Louisiana editorial roundup
Recent editorials from Louisiana newspapers:
The Houma Courier on the Centers for Disease Control’s warning about vaping and e-cigarette use:
Health officials, including the U.S. Centers for Disease Control and Prevention, are urging people to avoid vaping until authorities can determine what’s behind a life-threatening condition associated with the products.
At least three Americans have died from so-called “vaping illness,” and officials are reviewing more than 450 possible cases across 33 states, including nine reported in Louisiana over the past two weeks.
“As the word gets out more, we anticipate that we’ll have more cases reported to us,” Dr. Joseph Kanter, assistant state health officer at the Department of Health, told The Advocate newspaper in a story reprinted in The Courier and Daily Comet.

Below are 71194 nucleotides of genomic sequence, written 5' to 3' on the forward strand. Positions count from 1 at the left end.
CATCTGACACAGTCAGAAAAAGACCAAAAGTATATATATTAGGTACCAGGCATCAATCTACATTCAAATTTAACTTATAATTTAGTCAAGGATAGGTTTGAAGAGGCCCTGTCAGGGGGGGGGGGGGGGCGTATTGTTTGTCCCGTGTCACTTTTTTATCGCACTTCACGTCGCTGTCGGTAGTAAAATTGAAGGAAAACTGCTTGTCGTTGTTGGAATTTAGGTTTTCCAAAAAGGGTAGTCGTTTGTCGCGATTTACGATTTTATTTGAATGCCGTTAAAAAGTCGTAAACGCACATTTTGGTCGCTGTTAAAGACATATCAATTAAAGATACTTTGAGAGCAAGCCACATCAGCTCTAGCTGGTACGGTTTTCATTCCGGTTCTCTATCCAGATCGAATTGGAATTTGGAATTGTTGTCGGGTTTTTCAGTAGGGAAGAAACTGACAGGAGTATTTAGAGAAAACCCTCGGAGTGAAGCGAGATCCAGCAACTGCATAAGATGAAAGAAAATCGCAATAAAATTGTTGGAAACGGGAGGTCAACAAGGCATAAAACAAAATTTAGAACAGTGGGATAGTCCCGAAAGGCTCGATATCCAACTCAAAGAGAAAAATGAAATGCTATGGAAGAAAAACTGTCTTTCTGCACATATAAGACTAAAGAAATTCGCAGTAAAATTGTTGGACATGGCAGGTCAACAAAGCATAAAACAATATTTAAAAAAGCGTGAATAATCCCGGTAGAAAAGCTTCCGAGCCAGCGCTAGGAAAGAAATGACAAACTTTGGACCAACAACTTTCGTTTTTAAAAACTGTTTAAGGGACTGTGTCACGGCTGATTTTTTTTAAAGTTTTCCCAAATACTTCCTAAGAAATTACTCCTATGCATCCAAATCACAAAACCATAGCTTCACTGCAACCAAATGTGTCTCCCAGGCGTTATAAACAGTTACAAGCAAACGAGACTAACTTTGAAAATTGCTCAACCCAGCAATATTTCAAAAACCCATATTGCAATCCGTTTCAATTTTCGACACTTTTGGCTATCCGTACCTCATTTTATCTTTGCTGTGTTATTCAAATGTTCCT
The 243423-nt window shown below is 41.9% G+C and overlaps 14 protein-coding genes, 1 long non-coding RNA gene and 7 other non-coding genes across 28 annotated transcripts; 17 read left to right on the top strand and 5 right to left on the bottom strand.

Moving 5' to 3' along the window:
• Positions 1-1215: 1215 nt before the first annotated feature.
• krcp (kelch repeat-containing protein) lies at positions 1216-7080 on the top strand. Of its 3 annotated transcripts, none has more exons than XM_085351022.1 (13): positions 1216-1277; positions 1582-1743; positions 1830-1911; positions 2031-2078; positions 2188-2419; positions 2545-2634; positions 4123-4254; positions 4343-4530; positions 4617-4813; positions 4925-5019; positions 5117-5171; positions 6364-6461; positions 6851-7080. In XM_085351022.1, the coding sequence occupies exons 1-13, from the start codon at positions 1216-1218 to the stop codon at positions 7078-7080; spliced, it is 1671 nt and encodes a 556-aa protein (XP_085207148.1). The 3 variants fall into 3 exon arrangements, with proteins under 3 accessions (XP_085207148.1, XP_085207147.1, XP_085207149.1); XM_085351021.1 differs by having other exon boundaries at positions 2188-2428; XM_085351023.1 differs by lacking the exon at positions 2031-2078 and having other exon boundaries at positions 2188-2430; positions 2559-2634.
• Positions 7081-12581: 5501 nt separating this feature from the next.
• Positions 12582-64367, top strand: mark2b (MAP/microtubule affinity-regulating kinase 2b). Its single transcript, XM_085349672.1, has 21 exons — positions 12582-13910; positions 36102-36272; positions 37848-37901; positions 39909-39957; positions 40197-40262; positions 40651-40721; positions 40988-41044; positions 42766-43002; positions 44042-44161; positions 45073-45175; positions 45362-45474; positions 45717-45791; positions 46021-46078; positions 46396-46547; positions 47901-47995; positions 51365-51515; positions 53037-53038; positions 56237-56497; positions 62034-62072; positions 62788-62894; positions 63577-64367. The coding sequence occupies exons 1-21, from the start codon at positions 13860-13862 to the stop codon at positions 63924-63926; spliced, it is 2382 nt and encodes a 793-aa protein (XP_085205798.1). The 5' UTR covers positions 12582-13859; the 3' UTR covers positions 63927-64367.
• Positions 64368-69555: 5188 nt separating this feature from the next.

The lung ailment’s symptoms include coughing, shortness of breath, chest pain, nausea, vomiting, diarrhea, fatigue, fever and weight loss, the story notes. State officials advised doctors to ask all patients who report using e-cigarettes within the past 90 days about signs and symptoms. And those who using vaping products and experience symptoms should see a doctor.
Meanwhile, the CDC’s message is clear.
“Until we have a cause and while this investigation is ongoing, we’re recommending individuals consider not using e-cigarettes,” Dana Meaney-Delman, who is overseeing the agency’s response, told CBS News. “As more information comes about and we can narrow down the specific e-cigarette products, we intend to revise that.”